The KPRK radio building, built soon after World War II, is a historic landmark in Livingston, Montana.

The best example of Art Moderne I have seen is the house of a good friend of mine. Note the white stucco, flat roof, rounded front entryway details, glass blocks, and horizontal stripes in this photo, copyright 2004 and courtesy of Paige M. Peyton. The house has since been repainted, as seen in these 2005 photos. Another nice example of residential Art Moderne is this house in Denver, Colorado.

Other Fun Web Sites
    Architectural Styles of America
    Recent Past Preservation Network
    Roadside Peek
    The Architectural Style Guide

Recommended Reading from Scott's Bookshelf (arranged in no particular order!)

Hunter, Christine. Ranches, Rowhouses, and Railroad Flats: American Homes: How They Shape our Landscape and Neighborhoods. New York: W.W. Norton & Company, Inc. 1999. Ms. Hunter explains how housing has evolved over the years, and describes the common types of American homes. Good background reading for anyone interested in the architecture of houses.

Ching, Francis D.K. A Visual Dictionary of Architecture. New York: John Wiley & Sons, Inc. 1995. Mr. Ching provides a great reference work on the nuts and bolts of architecture. From general styles to specific construction details, you'll find it explained and illustrated here.

McAlester, Virginia & Lee. A Field Guide to American Houses. New York: Alfred A. Knopf. 2003. A compact and useful guide to keep in the car when you visit historic neighborhoods.

Carley, Rachel. The Visual Dictionary of American Domestic Architecture. New York: Henry Holt and Companies, LLC. 1994. Another excellent guide, useful both in the office and in the car.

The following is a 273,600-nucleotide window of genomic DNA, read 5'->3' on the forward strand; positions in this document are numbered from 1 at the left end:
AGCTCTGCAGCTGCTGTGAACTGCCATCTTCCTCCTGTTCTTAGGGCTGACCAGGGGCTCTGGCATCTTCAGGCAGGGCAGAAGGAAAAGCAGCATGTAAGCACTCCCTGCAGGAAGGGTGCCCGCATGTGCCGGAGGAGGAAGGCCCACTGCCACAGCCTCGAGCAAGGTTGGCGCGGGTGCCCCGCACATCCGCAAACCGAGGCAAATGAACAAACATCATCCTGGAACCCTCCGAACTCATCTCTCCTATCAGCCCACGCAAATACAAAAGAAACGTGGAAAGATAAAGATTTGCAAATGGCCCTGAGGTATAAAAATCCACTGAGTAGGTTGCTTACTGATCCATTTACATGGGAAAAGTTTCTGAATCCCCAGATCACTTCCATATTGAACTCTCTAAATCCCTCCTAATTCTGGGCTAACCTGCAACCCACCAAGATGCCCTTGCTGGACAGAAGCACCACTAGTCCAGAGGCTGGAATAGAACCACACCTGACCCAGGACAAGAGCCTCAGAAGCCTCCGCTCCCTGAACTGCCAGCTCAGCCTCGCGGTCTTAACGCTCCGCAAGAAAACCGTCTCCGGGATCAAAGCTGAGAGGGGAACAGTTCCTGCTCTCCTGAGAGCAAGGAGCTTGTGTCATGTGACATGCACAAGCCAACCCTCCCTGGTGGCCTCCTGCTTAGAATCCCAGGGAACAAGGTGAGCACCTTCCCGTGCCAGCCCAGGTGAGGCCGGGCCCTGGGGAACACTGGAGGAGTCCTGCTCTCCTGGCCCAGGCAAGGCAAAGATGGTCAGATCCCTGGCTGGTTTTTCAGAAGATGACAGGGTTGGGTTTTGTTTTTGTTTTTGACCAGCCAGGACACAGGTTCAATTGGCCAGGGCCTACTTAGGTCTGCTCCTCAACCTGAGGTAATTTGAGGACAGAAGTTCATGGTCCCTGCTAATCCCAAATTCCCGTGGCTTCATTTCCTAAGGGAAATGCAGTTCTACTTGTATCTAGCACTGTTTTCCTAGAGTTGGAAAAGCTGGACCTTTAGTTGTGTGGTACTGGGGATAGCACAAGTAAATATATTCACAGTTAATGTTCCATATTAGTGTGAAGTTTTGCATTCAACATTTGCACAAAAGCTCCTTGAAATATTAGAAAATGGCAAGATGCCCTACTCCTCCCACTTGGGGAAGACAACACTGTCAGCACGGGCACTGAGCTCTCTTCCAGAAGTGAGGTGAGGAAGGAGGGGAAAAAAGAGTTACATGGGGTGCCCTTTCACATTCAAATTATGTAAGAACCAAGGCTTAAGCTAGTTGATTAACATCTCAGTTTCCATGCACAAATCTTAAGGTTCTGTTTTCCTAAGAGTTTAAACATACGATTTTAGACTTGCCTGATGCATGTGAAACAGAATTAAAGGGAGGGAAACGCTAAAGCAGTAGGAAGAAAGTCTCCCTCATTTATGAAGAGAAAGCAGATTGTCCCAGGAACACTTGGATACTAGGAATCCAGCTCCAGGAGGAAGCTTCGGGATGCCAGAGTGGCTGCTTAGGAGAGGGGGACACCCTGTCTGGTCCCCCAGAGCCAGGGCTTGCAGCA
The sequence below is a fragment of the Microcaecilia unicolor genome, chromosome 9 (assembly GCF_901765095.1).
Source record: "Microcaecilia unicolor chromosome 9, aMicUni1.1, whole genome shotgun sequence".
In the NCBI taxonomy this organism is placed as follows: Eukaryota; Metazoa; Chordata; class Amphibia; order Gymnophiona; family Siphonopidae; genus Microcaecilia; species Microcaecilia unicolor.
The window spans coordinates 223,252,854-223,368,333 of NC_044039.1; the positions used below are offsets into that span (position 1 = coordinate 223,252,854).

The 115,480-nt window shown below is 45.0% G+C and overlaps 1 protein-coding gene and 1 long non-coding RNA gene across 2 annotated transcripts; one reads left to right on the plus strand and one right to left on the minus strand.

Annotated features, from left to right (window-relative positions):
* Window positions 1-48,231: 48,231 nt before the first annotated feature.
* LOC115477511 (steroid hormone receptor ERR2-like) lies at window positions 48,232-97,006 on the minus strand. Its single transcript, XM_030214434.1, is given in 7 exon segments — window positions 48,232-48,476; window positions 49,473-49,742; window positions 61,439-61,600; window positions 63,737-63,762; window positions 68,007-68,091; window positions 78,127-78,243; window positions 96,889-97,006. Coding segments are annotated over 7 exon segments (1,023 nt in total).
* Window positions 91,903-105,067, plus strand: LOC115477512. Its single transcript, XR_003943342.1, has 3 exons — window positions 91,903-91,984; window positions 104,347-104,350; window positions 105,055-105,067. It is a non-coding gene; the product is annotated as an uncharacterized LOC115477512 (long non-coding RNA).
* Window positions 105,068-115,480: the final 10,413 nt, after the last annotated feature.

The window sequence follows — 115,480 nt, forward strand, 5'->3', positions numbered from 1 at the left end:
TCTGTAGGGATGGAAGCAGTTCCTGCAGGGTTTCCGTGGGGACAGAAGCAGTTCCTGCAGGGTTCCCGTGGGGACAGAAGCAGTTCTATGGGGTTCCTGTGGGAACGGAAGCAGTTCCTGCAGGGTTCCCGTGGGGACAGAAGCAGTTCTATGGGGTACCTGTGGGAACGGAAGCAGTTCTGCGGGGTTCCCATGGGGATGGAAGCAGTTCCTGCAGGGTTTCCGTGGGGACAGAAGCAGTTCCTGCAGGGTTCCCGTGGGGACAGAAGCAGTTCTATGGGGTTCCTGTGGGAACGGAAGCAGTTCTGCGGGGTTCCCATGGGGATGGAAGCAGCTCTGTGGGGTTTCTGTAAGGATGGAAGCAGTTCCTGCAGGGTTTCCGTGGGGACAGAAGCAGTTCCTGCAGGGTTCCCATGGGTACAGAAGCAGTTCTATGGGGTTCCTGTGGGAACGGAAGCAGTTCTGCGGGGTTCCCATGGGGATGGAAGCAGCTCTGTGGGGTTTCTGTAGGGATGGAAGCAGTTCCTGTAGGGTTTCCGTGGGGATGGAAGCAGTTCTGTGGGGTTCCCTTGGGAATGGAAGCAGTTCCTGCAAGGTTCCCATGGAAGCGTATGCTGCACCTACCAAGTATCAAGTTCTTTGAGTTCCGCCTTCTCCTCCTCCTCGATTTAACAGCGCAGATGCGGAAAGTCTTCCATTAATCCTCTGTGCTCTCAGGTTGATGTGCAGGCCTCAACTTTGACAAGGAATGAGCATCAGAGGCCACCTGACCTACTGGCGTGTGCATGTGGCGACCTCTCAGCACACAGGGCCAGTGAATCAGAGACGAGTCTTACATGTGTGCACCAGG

Blumenson, John J.G. Identifying American Architecture: A Pictorial Guide to Styles and Terms, 1600-1945. New York: W.W. Norton & Company, Inc. 1981. Another good travel companion, this book explains different architectural styles with copious photos.

Ballard, Scott T. How To Be Your Own Architect. White Hall, Virginia: Betterway Publications, Inc. 1987. This is a fun book that offers some insight into how to design a home.

Margolies, John. Home Away from Home: Motels in America. Boston: Bulfinch Press. 1995. The author describes, with lots of great photos, the architecture of motels in America throughout most of the 20th century.

Hess, Alan. Googie Redux: Ultramodern Roadside Architecture. San Francisco: Chronicle Books. 2004. A combination history book and coffee table book -- lots of good information mixed in with lots of great photos.

19 Jun 2011 - added two Carnegie libraries and one cool sign.
2 Aug 2011 - added one Carnegie library.
28 Aug 2011 - added one Carnegie library.
25 Sep 2011 - added one Carnegie library.
10 Oct 2011 - added two Texas county courthouses and one Carnegie library.
24 Nov 2011 - added one Carnegie library.
17 Jun 2012 - added two Carnegie libraries.
7 Jul 2012 - added one Carnegie library and four theaters.
12 Aug 2012 - added seven Carnegie libraries.
1 Dec 2012 - added four Carnegie libraries.
1 Jun 2013 - added seven Carnegie libraries.
30 Jun 2013 - added two Carnegie libraries.
5 Aug 2013 - added one Carnegie library, one cool sign, and one theater.
20 Aug 2013 - added one theater.
20 Sep 2013 - added two Carnegie libraries and four theaters.
21 Oct 2013 - added a group of cool signs in Grand Prairie, Texas.
15 Jan 2014 - added one theater.
17 Jun 2014 - added four cool signs, one streamline moderne building, and two theaters.
16 Aug 2015 - added one Carnegie library.
30 Aug 2015 - added one Carnegie library.
13 May 2016 - added one Carnegie library, a water tower, and a wood burner.
3 Sep 2016 - added two Carnegie libraries.
16 Sep 2016 - added one cool sign and one theater.
4 Jan 2017 - added seven Carnegie libraries.
3 Jun 2017 - added four Carnegie libraries and three theaters.
23 Jul 2017 - added one Carnegie library.